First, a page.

Study: We're holding on to our cell phones longer

A new study reveals that we're not purchasing new phones as often as we have in the past. Here are just a few reasons why.

If you're sick of buying a brand new cell phone every other year, you're certainly not alone. Consumers are holding on to their phones for longer than ever these days, according to the latest survey from J.D. Power and Associates.

We're now keeping our cell phones for an average of 20.5 months, which is 17 per cent longer than we were holding onto our phones last year, J.D. Power's 2010 U.S. Wireless Smartphone Customer Satisfaction Study finds. In fact, 20.5 months is the longest we've held onto our phones since J.D. Power began the study, which was back in 1999.

The survey cites economics as the primary reason we're holding on to older phones -- and I don't doubt that saving money plays a big part in the decision to hold off purchasing a new phone. But J.D. Power found that the price of new phones is actually coming down. According to the study, "the average price of a traditional wireless mobile phone has declined to $76 in 2010 from an average of $81 at the beginning of 2009. The decline is primarily due to discounts given by handset providers and wireless service carriers to incentivize sales. Currently, 42 per cent of customers report having received a free mobile phone when subscribing to a wireless service."

So I don't think money is the only thing holding many of us back from buying a new phone. Here are a few reasons why I think people are holding on to those old handsets longer than ever.

Today's Phones Are Cooler Than Ever

We've seen plenty of cool new phones debut in recent years -- and especially in recent months. This summer alone, Samsung's Galaxy S line of Android phones hit all of the big nationwide carriers in the U.S., Apple launched the iPhone 4, Sprint and HTC launched the first 4G phone, the EVO 4G, and Motorola launched not one, but two Droid phones, the Droid X and the Droid 2.

Are these phones that much better than the crop of phones -- such as the iPhone 3GS and the Motorola Droid -- that launched last year? In some ways, sure. The new phones are the latest and greatest models. But last year's phones are still pretty darn cool, and pretty darn capable. If you own last year's Motorola Droid, you don't need to upgrade to a newer model. And if you own last year's iPhone 3GS, well, you may be pretty happy you didn't upgrade to the new iPhone 4, given all of its problems.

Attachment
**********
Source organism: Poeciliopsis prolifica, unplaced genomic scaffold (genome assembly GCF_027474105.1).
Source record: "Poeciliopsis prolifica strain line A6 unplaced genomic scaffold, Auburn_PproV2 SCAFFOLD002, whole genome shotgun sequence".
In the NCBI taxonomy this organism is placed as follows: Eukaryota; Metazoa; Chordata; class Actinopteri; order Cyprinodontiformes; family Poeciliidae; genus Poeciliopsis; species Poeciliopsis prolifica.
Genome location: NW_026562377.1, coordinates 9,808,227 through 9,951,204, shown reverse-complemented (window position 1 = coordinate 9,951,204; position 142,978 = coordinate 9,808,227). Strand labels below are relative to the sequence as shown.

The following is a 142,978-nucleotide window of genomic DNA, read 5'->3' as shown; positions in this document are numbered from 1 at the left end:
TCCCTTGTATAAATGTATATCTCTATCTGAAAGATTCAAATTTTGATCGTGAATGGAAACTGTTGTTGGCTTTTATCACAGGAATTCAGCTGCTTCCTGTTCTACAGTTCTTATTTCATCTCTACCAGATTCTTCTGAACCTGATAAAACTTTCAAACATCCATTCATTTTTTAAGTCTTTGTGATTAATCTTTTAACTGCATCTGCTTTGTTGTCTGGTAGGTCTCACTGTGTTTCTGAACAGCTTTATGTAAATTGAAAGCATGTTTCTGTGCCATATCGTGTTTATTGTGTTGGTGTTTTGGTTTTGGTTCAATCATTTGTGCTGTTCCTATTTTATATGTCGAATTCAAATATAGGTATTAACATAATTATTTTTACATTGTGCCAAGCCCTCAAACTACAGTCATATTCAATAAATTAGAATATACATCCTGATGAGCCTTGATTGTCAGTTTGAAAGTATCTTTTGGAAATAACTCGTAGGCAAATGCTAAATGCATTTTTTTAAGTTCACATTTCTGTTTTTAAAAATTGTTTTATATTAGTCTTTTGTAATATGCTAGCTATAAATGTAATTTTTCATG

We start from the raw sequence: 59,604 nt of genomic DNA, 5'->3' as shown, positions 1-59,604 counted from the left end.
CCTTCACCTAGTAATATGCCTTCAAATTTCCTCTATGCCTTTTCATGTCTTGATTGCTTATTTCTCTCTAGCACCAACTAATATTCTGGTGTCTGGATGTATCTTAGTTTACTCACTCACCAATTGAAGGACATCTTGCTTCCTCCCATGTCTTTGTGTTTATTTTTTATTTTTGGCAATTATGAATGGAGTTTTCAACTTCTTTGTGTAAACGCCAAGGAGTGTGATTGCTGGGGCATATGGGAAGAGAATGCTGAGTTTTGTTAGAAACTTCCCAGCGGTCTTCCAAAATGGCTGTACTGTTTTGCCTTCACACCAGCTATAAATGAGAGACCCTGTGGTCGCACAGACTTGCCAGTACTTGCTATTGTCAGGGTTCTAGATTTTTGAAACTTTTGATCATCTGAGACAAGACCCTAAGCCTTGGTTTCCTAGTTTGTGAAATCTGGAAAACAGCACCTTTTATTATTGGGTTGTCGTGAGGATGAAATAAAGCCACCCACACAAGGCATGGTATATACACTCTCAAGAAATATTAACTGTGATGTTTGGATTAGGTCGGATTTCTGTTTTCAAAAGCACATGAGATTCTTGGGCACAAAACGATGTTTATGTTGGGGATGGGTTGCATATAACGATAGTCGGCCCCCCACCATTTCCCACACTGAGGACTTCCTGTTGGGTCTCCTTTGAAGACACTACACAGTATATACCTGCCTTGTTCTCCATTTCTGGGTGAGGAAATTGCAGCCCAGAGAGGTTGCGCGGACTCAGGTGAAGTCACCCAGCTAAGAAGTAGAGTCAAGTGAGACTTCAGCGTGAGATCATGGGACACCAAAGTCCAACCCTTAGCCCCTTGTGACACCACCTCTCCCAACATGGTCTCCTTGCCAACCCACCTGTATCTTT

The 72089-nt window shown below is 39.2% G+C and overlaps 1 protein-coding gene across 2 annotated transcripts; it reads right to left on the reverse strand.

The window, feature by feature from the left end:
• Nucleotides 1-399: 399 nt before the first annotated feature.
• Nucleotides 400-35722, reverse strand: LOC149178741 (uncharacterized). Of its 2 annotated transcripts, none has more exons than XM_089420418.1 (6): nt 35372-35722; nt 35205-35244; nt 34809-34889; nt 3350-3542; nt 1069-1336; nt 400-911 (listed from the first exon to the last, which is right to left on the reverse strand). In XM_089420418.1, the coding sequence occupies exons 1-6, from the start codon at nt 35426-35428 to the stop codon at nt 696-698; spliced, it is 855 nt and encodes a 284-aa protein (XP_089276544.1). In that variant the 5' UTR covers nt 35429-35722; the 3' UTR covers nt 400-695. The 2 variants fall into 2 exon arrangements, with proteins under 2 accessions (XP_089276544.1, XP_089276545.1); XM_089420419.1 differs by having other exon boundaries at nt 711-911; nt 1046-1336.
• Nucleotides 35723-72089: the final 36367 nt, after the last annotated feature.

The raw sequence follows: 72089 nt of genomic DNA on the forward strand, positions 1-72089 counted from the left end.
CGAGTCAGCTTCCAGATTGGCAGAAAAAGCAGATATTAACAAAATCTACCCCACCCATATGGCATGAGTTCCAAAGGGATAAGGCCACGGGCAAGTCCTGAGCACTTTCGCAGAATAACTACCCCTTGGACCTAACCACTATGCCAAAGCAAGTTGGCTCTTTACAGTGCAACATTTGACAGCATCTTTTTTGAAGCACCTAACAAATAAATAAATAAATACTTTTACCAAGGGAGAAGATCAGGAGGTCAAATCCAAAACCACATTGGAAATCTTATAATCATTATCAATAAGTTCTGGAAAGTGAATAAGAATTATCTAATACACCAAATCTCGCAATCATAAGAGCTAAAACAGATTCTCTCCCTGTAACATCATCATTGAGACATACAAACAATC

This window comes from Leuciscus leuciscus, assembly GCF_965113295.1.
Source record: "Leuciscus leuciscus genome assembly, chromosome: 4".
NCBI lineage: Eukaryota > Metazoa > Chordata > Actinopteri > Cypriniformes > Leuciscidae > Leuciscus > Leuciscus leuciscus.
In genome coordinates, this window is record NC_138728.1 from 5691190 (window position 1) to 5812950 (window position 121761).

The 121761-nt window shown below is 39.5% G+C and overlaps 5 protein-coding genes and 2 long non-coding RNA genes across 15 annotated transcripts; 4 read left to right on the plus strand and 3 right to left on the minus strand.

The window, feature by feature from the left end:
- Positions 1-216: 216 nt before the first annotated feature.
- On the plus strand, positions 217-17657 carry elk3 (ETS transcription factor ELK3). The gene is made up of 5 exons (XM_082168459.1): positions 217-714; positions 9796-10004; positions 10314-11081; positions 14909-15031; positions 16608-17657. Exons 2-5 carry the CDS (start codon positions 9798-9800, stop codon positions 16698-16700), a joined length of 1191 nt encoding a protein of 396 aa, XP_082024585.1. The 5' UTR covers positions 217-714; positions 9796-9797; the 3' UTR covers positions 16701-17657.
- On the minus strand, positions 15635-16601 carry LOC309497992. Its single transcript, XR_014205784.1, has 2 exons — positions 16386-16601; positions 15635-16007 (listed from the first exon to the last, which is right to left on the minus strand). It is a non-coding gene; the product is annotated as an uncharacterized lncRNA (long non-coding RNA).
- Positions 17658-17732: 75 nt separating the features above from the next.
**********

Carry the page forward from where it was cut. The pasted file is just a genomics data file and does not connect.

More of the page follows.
All of these new phones may be causing shoppers to pause before making a purchase, too. After all, Sprint launched the 4G-capable HTC EVO 4G in June, only to follow it up with the superior (in my opinion) 4G-capable Samsung Epic 4G just two months later. What if I'd purchased the EVO 4G, only to find out weeks later that I should have held out for the Epic 4G? The same goes for Verizon Wireless and Motorola, which launched the Droid X and the Droid 2 in quick succession. Maybe phone shoppers are afraid of committing to a new handset for fear that an even better handset is right around the corner.

Painful Carrier Contracts

Speaking of commitment, another thing that's likely holding customers back is those painful carrier contracts. A shiny new Droid X may seem less appealing when you learn that, in order to get the subsidized price on the handset, you need to commit to two more years of service with the carrier. Even if you're happy with your carrier, you may not like the idea of being tied down to them for another 24 months -- especially when you consider the stiff fees you're likely to incur if you try to back out of the contract. You know, when you try to back out of the contract because another carrier has just launched a brand-new phone that's so much cooler than the one we own now.

We're All Waiting for the iPhone to Come to Verizon

Or maybe we're all willing to commit - to the right phone and the right carrier. Maybe we're all just waiting for the long-rumored Verizon iPhone to become reality. (Though, based on today's comments from Verizon's CEO, we're going to be waiting a while longer.)

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